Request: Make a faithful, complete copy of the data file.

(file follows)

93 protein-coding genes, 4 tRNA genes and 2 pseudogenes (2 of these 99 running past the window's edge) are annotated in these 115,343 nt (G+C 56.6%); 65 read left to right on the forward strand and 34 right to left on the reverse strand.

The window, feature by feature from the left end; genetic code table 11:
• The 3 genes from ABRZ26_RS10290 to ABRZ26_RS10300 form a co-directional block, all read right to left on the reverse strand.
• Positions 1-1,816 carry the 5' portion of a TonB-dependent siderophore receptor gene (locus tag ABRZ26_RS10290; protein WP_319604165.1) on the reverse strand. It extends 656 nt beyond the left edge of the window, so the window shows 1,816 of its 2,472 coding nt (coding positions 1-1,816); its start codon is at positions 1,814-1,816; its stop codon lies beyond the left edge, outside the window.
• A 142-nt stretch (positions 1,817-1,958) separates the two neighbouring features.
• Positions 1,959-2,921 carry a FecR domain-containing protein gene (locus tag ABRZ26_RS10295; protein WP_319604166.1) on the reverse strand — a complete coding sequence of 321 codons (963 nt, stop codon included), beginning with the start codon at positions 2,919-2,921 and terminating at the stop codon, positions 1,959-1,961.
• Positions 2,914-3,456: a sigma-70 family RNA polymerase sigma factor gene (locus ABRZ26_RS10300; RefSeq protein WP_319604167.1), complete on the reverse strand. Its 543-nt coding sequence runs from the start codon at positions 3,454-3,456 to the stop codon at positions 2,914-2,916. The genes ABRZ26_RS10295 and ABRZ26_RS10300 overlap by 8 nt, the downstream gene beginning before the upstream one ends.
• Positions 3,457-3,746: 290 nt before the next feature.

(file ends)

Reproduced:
93 protein-coding genes, 4 tRNA genes and 2 pseudogenes (2 of these 99 running past the window's edge) are annotated in these 115,343 nt (G+C 56.6%); 65 read left to right on the forward strand and 34 right to left on the reverse strand.

The window, feature by feature from the left end; genetic code table 11:
• The 3 genes from ABRZ26_RS10290 to ABRZ26_RS10300 form a co-directional block, all read right to left on the reverse strand.
• Positions 1-1,816 carry the 5' portion of a TonB-dependent siderophore receptor gene (locus tag ABRZ26_RS10290; protein WP_319604165.1) on the reverse strand. It extends 656 nt beyond the left edge of the window, so the window shows 1,816 of its 2,472 coding nt (coding positions 1-1,816); its start codon is at positions 1,814-1,816; its stop codon lies beyond the left edge, outside the window.
• A 142-nt stretch (positions 1,817-1,958) separates the two neighbouring features.
• Positions 1,959-2,921 carry a FecR domain-containing protein gene (locus tag ABRZ26_RS10295; protein WP_319604166.1) on the reverse strand — a complete coding sequence of 321 codons (963 nt, stop codon included), beginning with the start codon at positions 2,919-2,921 and terminating at the stop codon, positions 1,959-1,961.
• Positions 2,914-3,456: a sigma-70 family RNA polymerase sigma factor gene (locus ABRZ26_RS10300; RefSeq protein WP_319604167.1), complete on the reverse strand. Its 543-nt coding sequence runs from the start codon at positions 3,454-3,456 to the stop codon at positions 2,914-2,916. The genes ABRZ26_RS10295 and ABRZ26_RS10300 overlap by 8 nt, the downstream gene beginning before the upstream one ends.
• Positions 3,457-3,746: 290 nt before the next feature.